By Helen De Cruz
Much has been written about Richard Swinburne's recent SCP keynote talk, among others excellent posts by Eric Steinhart, Eric Schliesser, J Edward Hackett and Clayton Littlejohn. I am not going to reiterate the points made in these posts, but I would like to dwell on a particular section of Michael Rea's public apology post (see here for the full post)
As President of the SCP, I am committed to promoting the intellectual life of our philosophical community. Consequently (among other reasons), I am committed to the values of diversity and inclusion. As an organization, we have fallen short of those ideals before, and surely we will again.
Some commenters have interpreted this as a plan to silence unpopular--but in the Christian community (still) widely accepted--positions, but that is not how I see it. Rather, I think, straightforwardly, that Michael Rea says philosophy of religion has a diversity problem, that the SCP has fallen short, will surely fall short again, but that he, as the president of the SCP, is committed to diversity and inclusion.
If you open the main philosophy of religion journals, which I take to be Faith and Philosophy, Religious Studies, and International Journal for the Philosophy of Religion, they are usually dominated by Christian philosophy, especially of the theist variety. Such homogeneity creates a degree of comfort, and perhaps, inevitably partisanship (hence Justin Weinberg coining the term "resonance conferences" for the SCP conference). There is also a sense of camaraderie and common purpose. Many academic philosophers regard philosophy of religion as silly, unserious, and not worthy of philosophical attention. While they may have arrived at these views through a careful consideration of the field of philosophy of religion and its merits and demerits, I suspect that many philosophers who look down upon philosophy of religion merely do so because of pervasive bias against religious views in academia. Sociologist George Yancey, for instance, found that sociologists and academics from other fields would be less likely to hire (by their own explicit admission) someone if they knew that person was religious, especially if that person was an evangelical or from another conservative denomination. The relatively high percentage of atheists in academia, and in philosophy in particular, may be explained by an association of class and religiosity, and by an implicit association of religiosity with lower intelligence, a stereotype that leads Christians to underperform in science tasks when they are primed with it.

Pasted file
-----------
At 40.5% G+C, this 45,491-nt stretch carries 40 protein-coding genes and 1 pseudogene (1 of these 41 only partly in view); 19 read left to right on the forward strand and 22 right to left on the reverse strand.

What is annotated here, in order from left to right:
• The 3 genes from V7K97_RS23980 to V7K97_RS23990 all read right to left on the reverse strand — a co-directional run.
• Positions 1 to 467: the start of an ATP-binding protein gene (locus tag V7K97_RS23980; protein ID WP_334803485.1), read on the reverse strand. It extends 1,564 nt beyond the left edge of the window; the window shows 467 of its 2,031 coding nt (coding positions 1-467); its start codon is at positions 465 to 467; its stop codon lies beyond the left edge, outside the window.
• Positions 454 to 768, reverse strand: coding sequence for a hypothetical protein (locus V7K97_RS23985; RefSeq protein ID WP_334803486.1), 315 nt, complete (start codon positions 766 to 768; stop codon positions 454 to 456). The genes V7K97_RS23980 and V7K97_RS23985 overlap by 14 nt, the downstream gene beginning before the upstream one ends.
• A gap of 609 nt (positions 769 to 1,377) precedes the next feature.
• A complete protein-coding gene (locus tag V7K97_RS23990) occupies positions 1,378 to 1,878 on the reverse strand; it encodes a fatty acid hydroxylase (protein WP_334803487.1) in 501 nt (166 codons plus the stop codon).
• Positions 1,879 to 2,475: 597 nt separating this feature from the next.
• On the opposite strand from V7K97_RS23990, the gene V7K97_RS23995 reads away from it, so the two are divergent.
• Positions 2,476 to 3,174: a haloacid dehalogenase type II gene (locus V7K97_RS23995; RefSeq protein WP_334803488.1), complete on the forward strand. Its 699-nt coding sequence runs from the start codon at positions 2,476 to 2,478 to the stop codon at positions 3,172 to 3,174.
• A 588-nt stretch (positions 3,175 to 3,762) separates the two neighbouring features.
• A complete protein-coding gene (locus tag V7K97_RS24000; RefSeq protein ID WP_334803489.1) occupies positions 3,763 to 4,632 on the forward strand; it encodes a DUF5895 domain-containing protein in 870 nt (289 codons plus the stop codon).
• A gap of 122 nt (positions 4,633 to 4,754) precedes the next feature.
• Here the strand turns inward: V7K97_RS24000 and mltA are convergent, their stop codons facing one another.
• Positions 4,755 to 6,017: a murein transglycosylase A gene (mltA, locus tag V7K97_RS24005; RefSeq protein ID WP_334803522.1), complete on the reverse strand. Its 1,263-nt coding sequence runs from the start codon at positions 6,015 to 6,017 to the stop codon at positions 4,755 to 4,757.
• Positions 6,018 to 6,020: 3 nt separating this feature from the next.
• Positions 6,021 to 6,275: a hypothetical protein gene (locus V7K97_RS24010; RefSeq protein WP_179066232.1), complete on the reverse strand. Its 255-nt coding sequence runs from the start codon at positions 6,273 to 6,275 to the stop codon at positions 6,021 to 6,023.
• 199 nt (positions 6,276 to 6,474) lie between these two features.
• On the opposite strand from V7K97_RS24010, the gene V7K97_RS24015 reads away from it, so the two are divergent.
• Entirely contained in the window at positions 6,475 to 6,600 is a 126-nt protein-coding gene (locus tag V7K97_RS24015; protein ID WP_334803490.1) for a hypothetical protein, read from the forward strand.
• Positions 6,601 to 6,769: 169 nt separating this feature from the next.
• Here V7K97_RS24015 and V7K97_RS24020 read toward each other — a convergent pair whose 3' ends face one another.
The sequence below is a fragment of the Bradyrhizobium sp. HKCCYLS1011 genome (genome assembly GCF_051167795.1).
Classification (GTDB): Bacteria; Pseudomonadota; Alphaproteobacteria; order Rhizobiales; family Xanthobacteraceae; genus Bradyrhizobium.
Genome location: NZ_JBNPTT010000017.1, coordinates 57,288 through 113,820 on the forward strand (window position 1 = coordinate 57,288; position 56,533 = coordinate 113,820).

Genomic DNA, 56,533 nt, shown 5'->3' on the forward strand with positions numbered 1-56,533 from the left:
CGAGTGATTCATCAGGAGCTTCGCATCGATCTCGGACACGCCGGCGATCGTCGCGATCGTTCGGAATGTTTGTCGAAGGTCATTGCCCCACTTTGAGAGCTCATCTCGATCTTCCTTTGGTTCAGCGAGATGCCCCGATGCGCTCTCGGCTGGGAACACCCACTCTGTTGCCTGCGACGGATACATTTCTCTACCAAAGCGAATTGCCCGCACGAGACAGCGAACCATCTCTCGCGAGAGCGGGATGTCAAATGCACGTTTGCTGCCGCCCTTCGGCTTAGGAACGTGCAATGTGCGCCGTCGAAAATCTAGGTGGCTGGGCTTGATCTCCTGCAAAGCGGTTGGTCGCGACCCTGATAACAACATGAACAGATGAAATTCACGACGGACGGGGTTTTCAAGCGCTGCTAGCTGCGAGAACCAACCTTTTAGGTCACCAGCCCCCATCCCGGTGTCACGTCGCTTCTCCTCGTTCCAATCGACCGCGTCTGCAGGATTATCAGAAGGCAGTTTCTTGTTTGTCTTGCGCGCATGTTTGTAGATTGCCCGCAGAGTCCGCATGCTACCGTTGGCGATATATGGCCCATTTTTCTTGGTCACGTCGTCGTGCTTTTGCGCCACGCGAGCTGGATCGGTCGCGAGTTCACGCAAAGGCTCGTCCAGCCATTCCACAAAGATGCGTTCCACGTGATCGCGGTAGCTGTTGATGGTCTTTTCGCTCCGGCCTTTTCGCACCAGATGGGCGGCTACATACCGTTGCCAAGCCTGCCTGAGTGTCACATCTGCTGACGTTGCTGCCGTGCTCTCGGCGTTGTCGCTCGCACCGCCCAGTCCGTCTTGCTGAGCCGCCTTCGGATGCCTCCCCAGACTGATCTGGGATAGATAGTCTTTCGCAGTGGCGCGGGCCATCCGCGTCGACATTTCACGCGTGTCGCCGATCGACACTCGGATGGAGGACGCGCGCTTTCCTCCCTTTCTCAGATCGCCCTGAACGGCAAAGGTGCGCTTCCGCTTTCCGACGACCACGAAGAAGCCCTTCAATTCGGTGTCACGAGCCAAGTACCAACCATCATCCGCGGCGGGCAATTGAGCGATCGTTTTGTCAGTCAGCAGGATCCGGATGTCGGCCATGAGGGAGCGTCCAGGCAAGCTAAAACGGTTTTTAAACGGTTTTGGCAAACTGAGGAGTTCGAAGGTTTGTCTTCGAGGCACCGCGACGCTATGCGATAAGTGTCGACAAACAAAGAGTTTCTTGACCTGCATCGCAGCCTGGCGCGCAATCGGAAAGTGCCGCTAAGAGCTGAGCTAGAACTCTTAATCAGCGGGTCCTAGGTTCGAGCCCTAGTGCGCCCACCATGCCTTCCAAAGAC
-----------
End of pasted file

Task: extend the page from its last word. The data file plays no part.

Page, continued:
Given how philosophy values cleverness, it is perhaps not surprising that, like other disciplines that value cleverness (such as physics), the percentage of theists is particularly low in comparison with other humanities, around 25%, whereas other humanities disciplines commonly have 40-50% theists. Thus, I think the concerns of philosophers of religion that traditional, orthodox Christian viewpoints are being marginalized (many such concerns were voiced following the debates about Swinburne's keynote) are not unreasonable.
However, it becomes problematic when viewpoints in that discipline are themselves exclusionary and hurtful. How many people who self-identify as gay, lesbian, bi, trans, or queer are philosophers of religion? That is difficult to say, but one way to get a sense of relative proportions is to go to the database of underrepresented philosophers, select those who self-identify as gay, lesbian, bi, trans or queer and then see how many philosophers of religion are in the database.
I found that of the 172 philosophers in that category, only 14 have as specialization philosophy of religion (i.e., 8%). By comparison, there are 50 epistemologists, 28 philosophers of mind, 37 philosophers of science in the same database. This does not take into account baseline rates of these specializations. The AOS that is most similar in terms of % of philosophers who do it is applied ethics, according to the PhilPapers survey. There are 32 LGBTQ philosophers who list applied ethics as an AOS. Since the list is self-selected and may not be an accurate representation of the field, this 8% may be an underestimation. Still, it would seem that LGBTQ philosophers are not flocking to philosophy of religion.
There may be several reasons for why this is the case, but one may well be the negative attitude towards LGBTQ persons in various Christian churches (even relatively progressive ones such as the Church of England have mixed attitudes), and these attitudes are expressed in philosophy of religion. As I said earlier, nothing in Michael Rea's public apology suggests that the SCP will henceforth police such speech. But by taking positive, inclusive actions, philosophers of religion could already go far in signalling that LGBTQ philosophers are welcome.